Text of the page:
The Baltimore Sun is writing Condo-loan restrictions tightening.

If you own or plan to buy a condominium, an ominous new phase of the mortgage credit squeeze could be looming on your horizon.

As a result of underwriting changes by giant investors Fannie Mae and Freddie Mac, plus severe new restrictions by private mortgage insurers, getting a loan on a condo unit — or even refinancing one you already own — could prove tougher than you imagined.

For example, starting May 1, AIG United Guaranty, a major private mortgage insurer, no longer will write coverage on condominiums in hundreds of ZIP codes across the country that it designates as having “declining” market conditions. The ban is irrespective of applicants’ credit scores, assets or equity stakes. Even in the healthiest real estate markets, United Guaranty will require buyers to put at least a 10 percent down payment into the deal, and will reject applications on units in condo projects where more than 30 percent of the owners are investors.

Under Fannie Mae’s changes, most of the due-diligence research on condominium projects’ key characteristics — their legal documentation, the adequacy of condo association operating budgets, percentage of unit owners who are late on association-fee payments, percentage of space allocated to commercial use, and percentage of units owned by investors — must now be performed up front by loan officers.

“It’s ridiculous,” said Phil Sutcliffe, principal of Project Support Services of Lansdale, Pa., who helps put together condominium project financing for developers. Not only does this shift huge paperwork and time burdens onto lenders and brokers, but it also forces them to make “absolute judgments on things that are not absolute.”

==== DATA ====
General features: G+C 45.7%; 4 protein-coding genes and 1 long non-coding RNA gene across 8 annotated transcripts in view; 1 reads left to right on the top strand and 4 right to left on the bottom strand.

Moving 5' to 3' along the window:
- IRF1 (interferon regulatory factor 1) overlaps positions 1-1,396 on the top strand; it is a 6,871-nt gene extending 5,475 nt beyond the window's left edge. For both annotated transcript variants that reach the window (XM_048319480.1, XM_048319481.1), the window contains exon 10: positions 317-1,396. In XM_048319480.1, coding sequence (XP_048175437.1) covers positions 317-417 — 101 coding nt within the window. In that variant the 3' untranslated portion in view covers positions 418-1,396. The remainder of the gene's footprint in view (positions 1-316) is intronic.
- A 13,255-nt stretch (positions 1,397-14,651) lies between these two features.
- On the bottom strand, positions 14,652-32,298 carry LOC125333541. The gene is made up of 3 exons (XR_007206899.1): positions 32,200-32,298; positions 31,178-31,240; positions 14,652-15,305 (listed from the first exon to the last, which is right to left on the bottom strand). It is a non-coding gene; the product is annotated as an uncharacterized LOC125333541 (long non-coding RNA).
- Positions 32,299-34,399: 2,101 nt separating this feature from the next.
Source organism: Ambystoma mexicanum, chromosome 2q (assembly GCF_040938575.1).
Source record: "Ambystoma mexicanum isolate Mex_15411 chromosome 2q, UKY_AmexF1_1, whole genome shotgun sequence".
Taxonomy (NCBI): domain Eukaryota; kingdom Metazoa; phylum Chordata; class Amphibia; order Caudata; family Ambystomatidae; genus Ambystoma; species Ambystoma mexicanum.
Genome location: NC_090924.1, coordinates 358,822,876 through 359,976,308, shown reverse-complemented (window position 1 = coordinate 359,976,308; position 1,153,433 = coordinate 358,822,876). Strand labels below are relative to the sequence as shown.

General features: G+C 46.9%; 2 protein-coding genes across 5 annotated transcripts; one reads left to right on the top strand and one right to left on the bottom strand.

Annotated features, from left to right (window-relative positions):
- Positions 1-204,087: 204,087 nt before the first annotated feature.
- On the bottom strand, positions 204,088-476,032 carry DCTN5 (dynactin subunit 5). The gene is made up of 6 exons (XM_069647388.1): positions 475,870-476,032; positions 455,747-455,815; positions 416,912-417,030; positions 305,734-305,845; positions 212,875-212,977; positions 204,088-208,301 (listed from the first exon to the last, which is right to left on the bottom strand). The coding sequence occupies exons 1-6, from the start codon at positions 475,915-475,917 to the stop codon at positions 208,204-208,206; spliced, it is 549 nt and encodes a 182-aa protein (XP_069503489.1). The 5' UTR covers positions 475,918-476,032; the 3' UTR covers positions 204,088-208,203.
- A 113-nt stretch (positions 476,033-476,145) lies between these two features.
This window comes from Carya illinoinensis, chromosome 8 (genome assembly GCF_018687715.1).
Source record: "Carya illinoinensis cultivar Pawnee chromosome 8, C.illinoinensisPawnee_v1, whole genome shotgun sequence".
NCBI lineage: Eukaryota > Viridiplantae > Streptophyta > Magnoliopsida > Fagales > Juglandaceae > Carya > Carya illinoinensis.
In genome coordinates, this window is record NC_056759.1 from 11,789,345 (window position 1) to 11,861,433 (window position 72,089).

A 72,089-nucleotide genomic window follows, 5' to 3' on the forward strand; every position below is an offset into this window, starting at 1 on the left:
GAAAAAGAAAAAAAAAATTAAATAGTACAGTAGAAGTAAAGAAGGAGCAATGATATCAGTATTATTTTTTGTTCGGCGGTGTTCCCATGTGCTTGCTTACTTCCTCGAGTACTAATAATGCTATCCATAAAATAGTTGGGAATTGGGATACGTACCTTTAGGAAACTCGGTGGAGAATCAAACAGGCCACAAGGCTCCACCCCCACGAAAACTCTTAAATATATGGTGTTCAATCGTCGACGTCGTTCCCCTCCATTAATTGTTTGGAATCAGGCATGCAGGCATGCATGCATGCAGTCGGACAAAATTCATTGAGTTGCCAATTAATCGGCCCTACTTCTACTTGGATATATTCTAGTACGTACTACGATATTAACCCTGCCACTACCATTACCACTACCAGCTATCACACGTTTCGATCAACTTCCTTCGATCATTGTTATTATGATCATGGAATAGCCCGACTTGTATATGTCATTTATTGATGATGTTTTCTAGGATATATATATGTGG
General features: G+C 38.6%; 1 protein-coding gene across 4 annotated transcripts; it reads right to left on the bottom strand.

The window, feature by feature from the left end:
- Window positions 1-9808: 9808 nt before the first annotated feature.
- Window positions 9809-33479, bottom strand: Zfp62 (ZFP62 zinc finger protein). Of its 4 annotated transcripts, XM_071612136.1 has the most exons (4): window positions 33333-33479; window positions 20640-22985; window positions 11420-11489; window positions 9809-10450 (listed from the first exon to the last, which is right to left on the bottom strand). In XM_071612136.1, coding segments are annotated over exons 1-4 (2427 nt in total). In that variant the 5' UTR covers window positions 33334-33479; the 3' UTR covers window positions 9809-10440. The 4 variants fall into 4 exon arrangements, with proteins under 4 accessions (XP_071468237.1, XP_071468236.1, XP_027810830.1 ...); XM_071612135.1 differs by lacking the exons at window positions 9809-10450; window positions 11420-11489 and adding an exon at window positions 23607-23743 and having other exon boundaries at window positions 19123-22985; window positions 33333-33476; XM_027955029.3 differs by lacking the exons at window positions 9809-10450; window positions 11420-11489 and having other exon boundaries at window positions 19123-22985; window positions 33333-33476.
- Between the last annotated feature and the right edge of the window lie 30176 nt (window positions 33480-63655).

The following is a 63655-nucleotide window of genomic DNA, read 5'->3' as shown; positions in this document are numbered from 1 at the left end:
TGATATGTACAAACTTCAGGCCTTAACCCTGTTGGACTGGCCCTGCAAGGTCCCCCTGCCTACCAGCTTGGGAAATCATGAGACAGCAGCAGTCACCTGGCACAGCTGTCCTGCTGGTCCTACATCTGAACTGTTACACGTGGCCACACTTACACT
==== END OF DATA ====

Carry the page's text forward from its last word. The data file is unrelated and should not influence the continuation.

Bruce A. Calabrese, president of Equitable Mortgage Corp. in Columbus, Ohio, said “Everybody is really backing off condos” because of all the restrictions and changes.

New Lending Rules

  • No declining markets
  • 70% owner occupied
  • 10% minimum down payment
  • Adequacy of association budgets
  • Requirements on commercial space

Looks like it’s “No Deal” on condos.

Email From Mortgage Broker

Tonight I received the following from “SEB” who writes:

Our residential department, had a buyer for a condo, seeking 80% financing, full doc, no paper taken back, cash down, our lender will not finance the project because Freddie or FNMA would not purchase the loan unless the condo project was 90% sold and the developer could not have taken back paper, net result, no sale, a lot of residential lenders we are dealing with will not make the loan if the market area where the property is located has declining values. A real credit crunch!

It is going to be extremely difficult if not impossible to get financing to buy a condo. Indeed it becomes a veritable “Catch 22” in regards to sales where any building is less than 70% owner occupied. Perhaps some foreclosure sales or short sales go through where the bank is willing to hold the paper. However, who in their right mind would want to buy into such a building knowing they could not sell down the road?

And what about all those condo towers still going up? I sense a lot of bank owned condo towers as soon as construction is complete. Banks that financed condo towers are going to own them because the developers will be unable to get 70% owner occupied units even without the declining market restrictions.

It should not be long now before we start seeing some regional banks fail over this.

Mike “Mish” Shedlock
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